British Columbia

City of Vancouver creates icy challenge to promote 'passive home' design

The City of Vancouver has endorsed passive home building, a type of design that can help substantially reduce a household's energy use.

Passive home building — a design of airtight building — can reduce energy use substantially, city says

The passive home demo model retained more ice than the demo home built to standard provincial building code. (Samantha Garvey/CBC)

The City of Vancouver hopes more residents will start building using passive home standards in its bid to run entirely on renewable energy by 2050.

The city says passive home construction — which is a type of design process that prioritizes energy conservation through design — can reduce a household's energy use substantially.

To prove it, the city recently staged a challenge with private company Passive House Canada to demonstrate the energy efficiency of a passive home.

At the end of July, two mini houses were built at the Olympic Village — one was constructed to the current B.C. Building Code and the other made with passive home standards.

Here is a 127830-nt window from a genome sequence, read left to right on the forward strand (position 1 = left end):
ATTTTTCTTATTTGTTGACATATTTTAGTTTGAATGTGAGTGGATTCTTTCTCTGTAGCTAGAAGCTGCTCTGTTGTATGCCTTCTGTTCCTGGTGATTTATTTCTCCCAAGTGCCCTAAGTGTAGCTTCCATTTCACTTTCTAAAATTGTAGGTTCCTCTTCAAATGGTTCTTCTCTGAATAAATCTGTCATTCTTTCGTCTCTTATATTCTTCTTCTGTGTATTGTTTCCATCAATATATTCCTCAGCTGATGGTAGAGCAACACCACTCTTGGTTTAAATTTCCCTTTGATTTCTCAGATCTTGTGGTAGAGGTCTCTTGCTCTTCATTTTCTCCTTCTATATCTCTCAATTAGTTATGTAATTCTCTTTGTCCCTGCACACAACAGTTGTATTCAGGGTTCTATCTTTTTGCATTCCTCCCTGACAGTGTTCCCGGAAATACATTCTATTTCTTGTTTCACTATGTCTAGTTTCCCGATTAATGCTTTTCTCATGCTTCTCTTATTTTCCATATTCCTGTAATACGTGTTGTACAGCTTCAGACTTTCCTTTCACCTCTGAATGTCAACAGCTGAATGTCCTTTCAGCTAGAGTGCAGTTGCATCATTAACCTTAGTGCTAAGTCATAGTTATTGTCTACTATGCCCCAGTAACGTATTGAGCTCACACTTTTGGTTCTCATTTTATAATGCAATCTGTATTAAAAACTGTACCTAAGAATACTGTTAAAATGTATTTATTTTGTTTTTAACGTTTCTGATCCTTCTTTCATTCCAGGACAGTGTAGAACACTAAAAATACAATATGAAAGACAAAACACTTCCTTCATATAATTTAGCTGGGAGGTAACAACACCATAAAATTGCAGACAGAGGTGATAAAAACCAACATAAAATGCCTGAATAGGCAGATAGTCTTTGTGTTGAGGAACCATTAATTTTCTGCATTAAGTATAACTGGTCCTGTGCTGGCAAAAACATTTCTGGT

Two structures were built near Vancouver's Olympic village: one, built with passive home design principles and the other with the standard building code. (Samantha Garvey/CBC)

Each home was filled with 1,000 kilograms of ice and left in the sun for 18 days to see which one would be able to conserve the most energy and preserve the ice.

At the end of the challenge, the passive house had 639 kilograms of ice left and the regular home, 407 kilograms.

The passive home design was able to retain energy and keep the ice cool better than the structure built to the standard building code. (Samantha Garvey/CBC)

Vision Coun. Andrea Reimer says the city hopes the challenge will encourage individuals and developers alike to consider the technology.

"The idea is to go to higher energy efficiency," she said.

And Hadi Dowlatabadi, a Canada research chair at the Institute for Resources, Environment and Sustainability at the University of British Columbia, says the main barrier to passive home building — cost — is coming down.

"Increasingly, the right supply chain and the right skill set [are helping costs come down]," he said.

Retrofitting is still financially difficult but by 2050 there will be enough new building construction to improve the city's overall efficiency and reduce the city's energy impact, Dowlatabadi said.

"If I wanted to build a new house, even down in the Lower Mainland where energy costs are really low, because we have a very mild climate, I wouldn't hesitate to build a passive house."

With files from Samantha Garvey